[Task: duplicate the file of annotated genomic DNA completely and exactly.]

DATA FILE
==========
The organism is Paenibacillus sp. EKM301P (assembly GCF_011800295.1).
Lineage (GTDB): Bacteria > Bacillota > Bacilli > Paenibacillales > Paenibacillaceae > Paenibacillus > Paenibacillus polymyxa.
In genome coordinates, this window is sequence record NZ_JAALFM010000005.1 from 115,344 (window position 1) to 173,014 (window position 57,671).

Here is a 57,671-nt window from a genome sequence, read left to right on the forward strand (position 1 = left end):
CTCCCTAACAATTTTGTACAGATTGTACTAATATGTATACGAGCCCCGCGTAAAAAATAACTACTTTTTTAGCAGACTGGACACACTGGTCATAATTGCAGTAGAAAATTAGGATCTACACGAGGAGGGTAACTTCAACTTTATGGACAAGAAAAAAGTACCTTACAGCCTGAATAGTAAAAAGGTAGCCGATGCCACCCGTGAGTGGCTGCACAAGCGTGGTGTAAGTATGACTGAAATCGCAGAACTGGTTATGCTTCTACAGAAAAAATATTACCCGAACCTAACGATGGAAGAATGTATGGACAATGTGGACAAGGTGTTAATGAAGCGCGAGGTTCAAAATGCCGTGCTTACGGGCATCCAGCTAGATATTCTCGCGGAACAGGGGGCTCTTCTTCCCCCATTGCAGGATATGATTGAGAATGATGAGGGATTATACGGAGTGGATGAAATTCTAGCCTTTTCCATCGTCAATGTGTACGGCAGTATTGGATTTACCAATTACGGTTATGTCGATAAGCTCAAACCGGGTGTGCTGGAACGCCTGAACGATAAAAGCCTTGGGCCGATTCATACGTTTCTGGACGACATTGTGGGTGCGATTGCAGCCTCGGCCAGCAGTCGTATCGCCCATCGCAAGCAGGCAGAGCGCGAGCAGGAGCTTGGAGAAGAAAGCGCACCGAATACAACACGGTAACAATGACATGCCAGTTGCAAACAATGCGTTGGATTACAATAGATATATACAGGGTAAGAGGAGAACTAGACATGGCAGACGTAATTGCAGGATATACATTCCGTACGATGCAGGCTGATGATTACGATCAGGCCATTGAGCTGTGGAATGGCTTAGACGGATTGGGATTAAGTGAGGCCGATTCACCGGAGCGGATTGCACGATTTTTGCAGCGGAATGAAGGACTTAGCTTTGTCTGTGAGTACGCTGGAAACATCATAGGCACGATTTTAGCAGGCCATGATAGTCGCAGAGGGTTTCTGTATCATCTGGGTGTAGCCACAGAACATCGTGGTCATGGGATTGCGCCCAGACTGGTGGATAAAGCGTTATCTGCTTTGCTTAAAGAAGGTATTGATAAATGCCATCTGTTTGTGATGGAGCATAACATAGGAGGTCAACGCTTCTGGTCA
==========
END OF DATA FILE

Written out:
The organism is Paenibacillus sp. EKM301P (assembly GCF_011800295.1).
Lineage (GTDB): Bacteria > Bacillota > Bacilli > Paenibacillales > Paenibacillaceae > Paenibacillus > Paenibacillus polymyxa.
In genome coordinates, this window is sequence record NZ_JAALFM010000005.1 from 115,344 (window position 1) to 173,014 (window position 57,671).

Here is a 57,671-nt window from a genome sequence, read left to right on the forward strand (position 1 = left end):
CTCCCTAACAATTTTGTACAGATTGTACTAATATGTATACGAGCCCCGCGTAAAAAATAACTACTTTTTTAGCAGACTGGACACACTGGTCATAATTGCAGTAGAAAATTAGGATCTACACGAGGAGGGTAACTTCAACTTTATGGACAAGAAAAAAGTACCTTACAGCCTGAATAGTAAAAAGGTAGCCGATGCCACCCGTGAGTGGCTGCACAAGCGTGGTGTAAGTATGACTGAAATCGCAGAACTGGTTATGCTTCTACAGAAAAAATATTACCCGAACCTAACGATGGAAGAATGTATGGACAATGTGGACAAGGTGTTAATGAAGCGCGAGGTTCAAAATGCCGTGCTTACGGGCATCCAGCTAGATATTCTCGCGGAACAGGGGGCTCTTCTTCCCCCATTGCAGGATATGATTGAGAATGATGAGGGATTATACGGAGTGGATGAAATTCTAGCCTTTTCCATCGTCAATGTGTACGGCAGTATTGGATTTACCAATTACGGTTATGTCGATAAGCTCAAACCGGGTGTGCTGGAACGCCTGAACGATAAAAGCCTTGGGCCGATTCATACGTTTCTGGACGACATTGTGGGTGCGATTGCAGCCTCGGCCAGCAGTCGTATCGCCCATCGCAAGCAGGCAGAGCGCGAGCAGGAGCTTGGAGAAGAAAGCGCACCGAATACAACACGGTAACAATGACATGCCAGTTGCAAACAATGCGTTGGATTACAATAGATATATACAGGGTAAGAGGAGAACTAGACATGGCAGACGTAATTGCAGGATATACATTCCGTACGATGCAGGCTGATGATTACGATCAGGCCATTGAGCTGTGGAATGGCTTAGACGGATTGGGATTAAGTGAGGCCGATTCACCGGAGCGGATTGCACGATTTTTGCAGCGGAATGAAGGACTTAGCTTTGTCTGTGAGTACGCTGGAAACATCATAGGCACGATTTTAGCAGGCCATGATAGTCGCAGAGGGTTTCTGTATCATCTGGGTGTAGCCACAGAACATCGTGGTCATGGGATTGCGCCCAGACTGGTGGATAAAGCGTTATCTGCTTTGCTTAAAGAAGGTATTGATAAATGCCATCTGTTTGTGATGGAGCATAACATAGGAGGTCAACGCTTCTGGTCA